The unrest in India this week should serve as a potent reminder of the tendency of unnecessary and outdated subsidies to become entrenched in a society, as rent-seekers become increasingly accustomed to insulation from normal market forces, leaving others to pick up the bill.
Strikes, demonstrations, and fires disrupted daily life across the country as tens of thousands took to the streets to protest a decision by the Indian government to reduce costly fuel subsidies that had begun to seriously burden the energy-hungry nation’s budget. For years, the country had fixed below-market prices for fuel, mandating that all of its state-owned retailers sell gasoline, kerosene, and gas used for cooking at a discount. The recent decision permits the sale of gasoline at market prices, and, though the state has retained price controls for kerosene, cooking gas, and diesel, these subsidies will decrease.
The price of gasoline is expected to rise by less than eight percent, while kerosene, cooking gas, and diesel will rise by eleven, thirty-three, and five percent, respectively. The Financial Times reports that India spends £10.7 billion annually on subsidies for these products, a burden that the market-oriented reforms will reduce by more than £2.8 billion. These savings are not unimportant for the government, which has increased spending and borrowing to record amounts in recent years, and is trying to reduce its budget deficit of 6.6% of GDP.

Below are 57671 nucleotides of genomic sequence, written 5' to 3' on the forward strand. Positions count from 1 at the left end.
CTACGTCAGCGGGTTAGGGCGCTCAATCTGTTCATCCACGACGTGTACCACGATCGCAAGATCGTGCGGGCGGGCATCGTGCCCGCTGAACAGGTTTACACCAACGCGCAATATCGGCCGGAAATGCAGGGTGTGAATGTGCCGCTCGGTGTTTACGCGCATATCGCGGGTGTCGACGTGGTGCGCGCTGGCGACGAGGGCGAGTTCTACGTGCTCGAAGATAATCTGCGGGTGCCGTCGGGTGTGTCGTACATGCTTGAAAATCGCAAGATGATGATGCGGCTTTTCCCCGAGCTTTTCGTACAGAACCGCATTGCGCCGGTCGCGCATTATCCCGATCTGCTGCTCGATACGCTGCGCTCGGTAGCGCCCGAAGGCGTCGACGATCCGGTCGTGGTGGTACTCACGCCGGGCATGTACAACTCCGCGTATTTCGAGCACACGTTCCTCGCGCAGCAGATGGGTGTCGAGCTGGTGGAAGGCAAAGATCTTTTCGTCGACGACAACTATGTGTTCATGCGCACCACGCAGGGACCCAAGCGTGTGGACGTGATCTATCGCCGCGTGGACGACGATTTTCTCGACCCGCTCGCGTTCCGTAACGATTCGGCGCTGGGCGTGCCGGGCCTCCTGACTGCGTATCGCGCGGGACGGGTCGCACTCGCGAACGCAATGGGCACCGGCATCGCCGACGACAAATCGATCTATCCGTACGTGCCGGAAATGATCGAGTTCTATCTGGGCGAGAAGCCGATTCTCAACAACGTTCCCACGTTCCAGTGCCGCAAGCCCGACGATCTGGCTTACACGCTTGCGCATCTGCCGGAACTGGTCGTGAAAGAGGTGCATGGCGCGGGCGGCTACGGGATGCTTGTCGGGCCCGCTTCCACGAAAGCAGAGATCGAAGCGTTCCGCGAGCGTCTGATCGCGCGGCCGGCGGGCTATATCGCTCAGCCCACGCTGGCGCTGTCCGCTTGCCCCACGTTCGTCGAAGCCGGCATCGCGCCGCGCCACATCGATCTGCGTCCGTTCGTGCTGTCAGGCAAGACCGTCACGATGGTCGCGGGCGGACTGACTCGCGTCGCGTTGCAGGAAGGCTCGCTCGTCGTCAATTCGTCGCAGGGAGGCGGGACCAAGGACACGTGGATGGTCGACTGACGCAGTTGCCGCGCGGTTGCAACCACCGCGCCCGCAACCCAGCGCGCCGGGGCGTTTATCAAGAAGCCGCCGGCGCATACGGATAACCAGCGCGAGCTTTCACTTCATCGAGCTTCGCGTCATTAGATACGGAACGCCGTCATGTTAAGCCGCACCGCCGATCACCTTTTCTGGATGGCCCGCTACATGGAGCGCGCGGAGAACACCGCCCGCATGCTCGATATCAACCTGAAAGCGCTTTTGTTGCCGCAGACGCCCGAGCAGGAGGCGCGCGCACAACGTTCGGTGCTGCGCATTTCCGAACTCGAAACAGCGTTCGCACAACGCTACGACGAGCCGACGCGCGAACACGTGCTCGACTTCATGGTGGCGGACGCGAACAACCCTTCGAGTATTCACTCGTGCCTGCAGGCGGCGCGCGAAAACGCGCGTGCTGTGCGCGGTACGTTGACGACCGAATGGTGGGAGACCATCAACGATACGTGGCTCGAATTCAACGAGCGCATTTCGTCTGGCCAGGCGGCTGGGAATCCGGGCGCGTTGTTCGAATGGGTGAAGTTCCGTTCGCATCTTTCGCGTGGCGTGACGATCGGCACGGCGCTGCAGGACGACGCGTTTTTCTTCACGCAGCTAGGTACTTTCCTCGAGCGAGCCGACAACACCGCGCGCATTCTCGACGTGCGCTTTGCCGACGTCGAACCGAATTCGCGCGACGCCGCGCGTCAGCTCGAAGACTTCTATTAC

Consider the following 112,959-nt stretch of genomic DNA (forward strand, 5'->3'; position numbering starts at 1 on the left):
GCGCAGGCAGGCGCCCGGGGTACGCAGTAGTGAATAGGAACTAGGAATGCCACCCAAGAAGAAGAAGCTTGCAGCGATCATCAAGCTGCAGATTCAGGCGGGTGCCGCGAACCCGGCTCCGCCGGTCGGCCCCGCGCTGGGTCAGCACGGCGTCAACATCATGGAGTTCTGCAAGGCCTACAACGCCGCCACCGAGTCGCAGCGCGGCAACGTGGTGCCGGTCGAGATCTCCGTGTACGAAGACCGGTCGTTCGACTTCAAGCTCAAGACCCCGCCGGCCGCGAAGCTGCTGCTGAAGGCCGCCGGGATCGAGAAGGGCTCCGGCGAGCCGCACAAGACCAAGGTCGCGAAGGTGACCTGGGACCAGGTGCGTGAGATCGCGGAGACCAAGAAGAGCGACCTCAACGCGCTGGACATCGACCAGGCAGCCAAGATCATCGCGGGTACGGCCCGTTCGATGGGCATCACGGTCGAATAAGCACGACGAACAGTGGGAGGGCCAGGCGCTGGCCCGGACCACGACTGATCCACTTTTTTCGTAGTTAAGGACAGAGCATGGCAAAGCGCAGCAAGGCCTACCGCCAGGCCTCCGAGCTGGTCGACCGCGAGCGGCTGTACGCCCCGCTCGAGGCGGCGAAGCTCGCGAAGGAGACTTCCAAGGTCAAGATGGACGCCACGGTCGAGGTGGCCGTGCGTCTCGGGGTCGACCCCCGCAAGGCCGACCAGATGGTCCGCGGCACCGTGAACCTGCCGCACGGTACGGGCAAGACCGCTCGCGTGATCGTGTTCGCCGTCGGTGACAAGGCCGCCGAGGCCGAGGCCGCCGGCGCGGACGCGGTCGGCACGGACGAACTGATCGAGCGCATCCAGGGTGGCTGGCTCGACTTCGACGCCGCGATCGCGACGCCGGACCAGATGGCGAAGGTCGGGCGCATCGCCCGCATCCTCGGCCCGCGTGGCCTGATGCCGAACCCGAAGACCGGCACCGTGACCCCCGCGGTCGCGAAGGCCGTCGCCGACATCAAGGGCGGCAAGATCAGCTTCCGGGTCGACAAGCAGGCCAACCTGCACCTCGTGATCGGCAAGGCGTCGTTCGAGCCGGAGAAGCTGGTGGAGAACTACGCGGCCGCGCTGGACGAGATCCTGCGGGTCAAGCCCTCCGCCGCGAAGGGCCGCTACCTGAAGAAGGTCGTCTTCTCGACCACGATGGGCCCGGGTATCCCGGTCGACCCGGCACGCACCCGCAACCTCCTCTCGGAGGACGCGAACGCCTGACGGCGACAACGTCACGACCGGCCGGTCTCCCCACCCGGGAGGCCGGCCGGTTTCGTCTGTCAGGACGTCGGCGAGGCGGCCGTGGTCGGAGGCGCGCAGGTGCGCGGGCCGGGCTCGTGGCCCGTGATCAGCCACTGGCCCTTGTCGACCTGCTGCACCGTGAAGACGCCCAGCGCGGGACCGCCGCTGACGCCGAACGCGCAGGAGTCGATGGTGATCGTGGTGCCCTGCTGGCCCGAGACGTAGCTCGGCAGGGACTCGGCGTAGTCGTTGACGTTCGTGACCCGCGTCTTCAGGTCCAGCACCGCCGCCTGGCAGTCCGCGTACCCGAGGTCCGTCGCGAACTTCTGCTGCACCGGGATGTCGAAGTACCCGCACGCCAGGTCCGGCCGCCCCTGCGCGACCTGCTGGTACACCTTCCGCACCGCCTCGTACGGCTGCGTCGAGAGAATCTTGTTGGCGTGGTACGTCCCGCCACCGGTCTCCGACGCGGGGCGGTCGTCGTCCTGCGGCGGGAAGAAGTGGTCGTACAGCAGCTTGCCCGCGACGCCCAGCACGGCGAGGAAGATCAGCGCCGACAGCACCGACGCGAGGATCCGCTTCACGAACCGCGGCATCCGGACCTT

Unions and members of the political opposition have attacked the decision as a cruel measure that will harm India’s poorest, as the subsidies have long been defended as necessary to provide access to vital fuels. Yet the reality of the subsidies’ effects could not be very different. The poor in India do not use considerable amounts of fuel, which is instead consumed by wealthier Indians who have been able to purchase appliances and automobiles as the country has grown. Whenever the market price or consumption of fuel increases, as both are likely to continue to do given the scale of economic growth in the region, the Indian government must divert more of its budget away from more critical activities to sustain fuel subsidies that primarily benefit the middle and upper classes.
Furthermore, the economic rent seeking behaviour that is incentivised by the current system encourages government corruption and the concordant diversion of subsidised petroleum, ensuring that much of it does not reach the poor. According to Dr. Bhamy Shenoy, an economist at the International Institute for Sustainable Development, only sixty percent of subsidised kerosene in India reaches its intended recipients.
The Indian government has more to do in the way of eliminating price-distorting subsidies and trade barriers, but its apparent willingness to resist opposition pressure in response to its most recent decision is an encouraging sign of the country’s slow march toward a more open market. The intensity of the opposition to the price hike is suggestive of the oft-observed difficulty of ending subsidies once those who benefit become accustomed to their free ride. As Dr. Shenoy writes: “Once the subsidy genie is out of the bottle, putting it back in is a difficult task indeed.”